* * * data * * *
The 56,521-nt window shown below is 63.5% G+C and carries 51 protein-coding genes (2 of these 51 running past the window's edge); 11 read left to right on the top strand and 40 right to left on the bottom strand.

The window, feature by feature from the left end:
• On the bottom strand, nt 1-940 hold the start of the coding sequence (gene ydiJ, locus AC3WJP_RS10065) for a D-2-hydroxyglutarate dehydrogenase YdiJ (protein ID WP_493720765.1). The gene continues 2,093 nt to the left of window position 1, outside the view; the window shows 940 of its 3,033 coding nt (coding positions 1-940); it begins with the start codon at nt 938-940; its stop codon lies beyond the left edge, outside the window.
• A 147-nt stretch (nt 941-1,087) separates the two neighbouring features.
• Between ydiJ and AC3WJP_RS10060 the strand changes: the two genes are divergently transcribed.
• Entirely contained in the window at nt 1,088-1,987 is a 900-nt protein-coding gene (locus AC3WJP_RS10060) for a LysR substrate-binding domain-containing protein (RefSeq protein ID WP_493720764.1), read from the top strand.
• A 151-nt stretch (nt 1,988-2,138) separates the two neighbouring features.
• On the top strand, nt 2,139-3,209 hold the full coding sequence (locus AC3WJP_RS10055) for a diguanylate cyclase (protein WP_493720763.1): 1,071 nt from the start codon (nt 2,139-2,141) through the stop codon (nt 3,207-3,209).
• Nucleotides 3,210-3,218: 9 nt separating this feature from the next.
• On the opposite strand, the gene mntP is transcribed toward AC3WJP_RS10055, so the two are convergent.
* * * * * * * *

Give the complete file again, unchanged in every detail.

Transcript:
The 56,521-nt window shown below is 63.5% G+C and carries 51 protein-coding genes (2 of these 51 running past the window's edge); 11 read left to right on the top strand and 40 right to left on the bottom strand.

The window, feature by feature from the left end:
• On the bottom strand, nt 1-940 hold the start of the coding sequence (gene ydiJ, locus AC3WJP_RS10065) for a D-2-hydroxyglutarate dehydrogenase YdiJ (protein ID WP_493720765.1). The gene continues 2,093 nt to the left of window position 1, outside the view; the window shows 940 of its 3,033 coding nt (coding positions 1-940); it begins with the start codon at nt 938-940; its stop codon lies beyond the left edge, outside the window.
• A 147-nt stretch (nt 941-1,087) separates the two neighbouring features.
• Between ydiJ and AC3WJP_RS10060 the strand changes: the two genes are divergently transcribed.
• Entirely contained in the window at nt 1,088-1,987 is a 900-nt protein-coding gene (locus AC3WJP_RS10060) for a LysR substrate-binding domain-containing protein (RefSeq protein ID WP_493720764.1), read from the top strand.
• A 151-nt stretch (nt 1,988-2,138) separates the two neighbouring features.
• On the top strand, nt 2,139-3,209 hold the full coding sequence (locus AC3WJP_RS10055) for a diguanylate cyclase (protein WP_493720763.1): 1,071 nt from the start codon (nt 2,139-2,141) through the stop codon (nt 3,207-3,209).
• Nucleotides 3,210-3,218: 9 nt separating this feature from the next.
• On the opposite strand, the gene mntP is transcribed toward AC3WJP_RS10055, so the two are convergent.